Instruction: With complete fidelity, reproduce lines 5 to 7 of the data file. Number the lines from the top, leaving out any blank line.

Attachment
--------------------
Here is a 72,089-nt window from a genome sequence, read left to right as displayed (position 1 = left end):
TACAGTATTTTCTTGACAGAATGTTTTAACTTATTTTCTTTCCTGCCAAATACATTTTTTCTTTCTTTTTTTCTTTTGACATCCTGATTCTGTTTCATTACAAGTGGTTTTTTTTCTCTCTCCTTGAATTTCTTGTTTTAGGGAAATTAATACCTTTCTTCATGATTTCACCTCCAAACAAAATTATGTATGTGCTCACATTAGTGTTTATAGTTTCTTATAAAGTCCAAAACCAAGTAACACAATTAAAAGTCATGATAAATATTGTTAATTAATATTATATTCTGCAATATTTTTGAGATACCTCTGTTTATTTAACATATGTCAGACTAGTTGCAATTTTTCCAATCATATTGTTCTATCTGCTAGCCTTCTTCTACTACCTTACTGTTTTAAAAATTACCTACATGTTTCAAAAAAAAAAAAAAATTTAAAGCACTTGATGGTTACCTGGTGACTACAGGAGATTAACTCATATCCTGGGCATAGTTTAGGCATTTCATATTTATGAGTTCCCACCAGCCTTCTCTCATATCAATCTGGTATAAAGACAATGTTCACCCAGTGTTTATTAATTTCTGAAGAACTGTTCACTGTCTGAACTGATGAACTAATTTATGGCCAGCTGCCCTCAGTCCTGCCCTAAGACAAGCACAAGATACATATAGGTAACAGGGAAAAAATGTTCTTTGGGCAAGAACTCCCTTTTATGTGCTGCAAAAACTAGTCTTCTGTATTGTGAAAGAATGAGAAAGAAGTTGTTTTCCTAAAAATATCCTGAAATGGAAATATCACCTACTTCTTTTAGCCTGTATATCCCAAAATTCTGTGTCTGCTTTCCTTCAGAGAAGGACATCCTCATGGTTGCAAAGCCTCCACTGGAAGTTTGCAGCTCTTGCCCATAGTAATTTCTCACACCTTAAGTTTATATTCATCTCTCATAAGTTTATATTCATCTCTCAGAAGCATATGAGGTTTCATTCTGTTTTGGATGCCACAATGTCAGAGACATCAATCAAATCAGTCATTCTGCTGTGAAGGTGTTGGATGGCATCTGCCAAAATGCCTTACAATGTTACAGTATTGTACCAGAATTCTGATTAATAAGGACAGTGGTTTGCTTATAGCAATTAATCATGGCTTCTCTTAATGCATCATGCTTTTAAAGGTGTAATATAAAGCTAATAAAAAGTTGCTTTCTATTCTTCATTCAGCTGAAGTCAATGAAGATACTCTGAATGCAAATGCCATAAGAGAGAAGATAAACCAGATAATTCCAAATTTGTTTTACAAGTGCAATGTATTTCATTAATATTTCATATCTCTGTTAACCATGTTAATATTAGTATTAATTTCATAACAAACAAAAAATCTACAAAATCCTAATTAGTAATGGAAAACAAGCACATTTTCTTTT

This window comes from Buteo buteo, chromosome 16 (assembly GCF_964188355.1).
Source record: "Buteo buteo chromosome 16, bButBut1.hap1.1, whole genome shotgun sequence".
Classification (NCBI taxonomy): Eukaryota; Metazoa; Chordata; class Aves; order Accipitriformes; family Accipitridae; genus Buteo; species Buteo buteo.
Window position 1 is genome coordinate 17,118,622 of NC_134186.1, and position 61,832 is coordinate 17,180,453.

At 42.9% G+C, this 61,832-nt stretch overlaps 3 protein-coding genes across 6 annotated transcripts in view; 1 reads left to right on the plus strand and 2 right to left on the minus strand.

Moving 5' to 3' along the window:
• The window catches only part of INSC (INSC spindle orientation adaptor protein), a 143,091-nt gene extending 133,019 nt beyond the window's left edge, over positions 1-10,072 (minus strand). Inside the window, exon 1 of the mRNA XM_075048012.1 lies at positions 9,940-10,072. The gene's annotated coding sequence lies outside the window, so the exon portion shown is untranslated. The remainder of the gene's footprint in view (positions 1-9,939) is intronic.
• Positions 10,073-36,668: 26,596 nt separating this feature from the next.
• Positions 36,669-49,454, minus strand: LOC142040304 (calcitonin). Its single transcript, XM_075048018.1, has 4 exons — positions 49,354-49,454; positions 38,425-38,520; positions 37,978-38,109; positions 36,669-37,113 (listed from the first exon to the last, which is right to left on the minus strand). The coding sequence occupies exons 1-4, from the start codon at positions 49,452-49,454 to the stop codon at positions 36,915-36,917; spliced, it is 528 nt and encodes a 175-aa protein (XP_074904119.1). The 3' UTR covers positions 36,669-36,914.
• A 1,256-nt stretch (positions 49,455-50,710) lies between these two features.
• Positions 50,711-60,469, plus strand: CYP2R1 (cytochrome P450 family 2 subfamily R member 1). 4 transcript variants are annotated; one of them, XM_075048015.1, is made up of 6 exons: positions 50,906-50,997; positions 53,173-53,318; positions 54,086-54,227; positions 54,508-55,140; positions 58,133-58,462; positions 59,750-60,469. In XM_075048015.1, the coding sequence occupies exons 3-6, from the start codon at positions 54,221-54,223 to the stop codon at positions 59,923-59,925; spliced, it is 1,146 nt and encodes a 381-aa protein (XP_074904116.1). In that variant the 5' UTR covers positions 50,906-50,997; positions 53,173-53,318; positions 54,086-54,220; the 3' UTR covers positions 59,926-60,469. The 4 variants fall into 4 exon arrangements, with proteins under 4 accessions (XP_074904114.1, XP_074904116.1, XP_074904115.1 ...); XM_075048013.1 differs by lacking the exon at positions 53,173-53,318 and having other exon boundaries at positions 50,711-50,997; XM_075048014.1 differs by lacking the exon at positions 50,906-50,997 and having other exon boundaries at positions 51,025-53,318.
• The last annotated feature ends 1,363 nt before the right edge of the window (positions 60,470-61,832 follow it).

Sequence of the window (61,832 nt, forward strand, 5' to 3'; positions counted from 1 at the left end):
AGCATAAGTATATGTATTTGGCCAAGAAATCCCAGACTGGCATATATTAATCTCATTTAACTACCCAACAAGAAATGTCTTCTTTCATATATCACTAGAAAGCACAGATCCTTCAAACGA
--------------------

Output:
Classification (NCBI taxonomy): Eukaryota; Metazoa; Chordata; class Aves; order Accipitriformes; family Accipitridae; genus Buteo; species Buteo buteo.
Window position 1 is genome coordinate 17,118,622 of NC_134186.1, and position 61,832 is coordinate 17,180,453.

At 42.9% G+C, this 61,832-nt stretch overlaps 3 protein-coding genes across 6 annotated transcripts in view; 1 reads left to right on the plus strand and 2 right to left on the minus strand.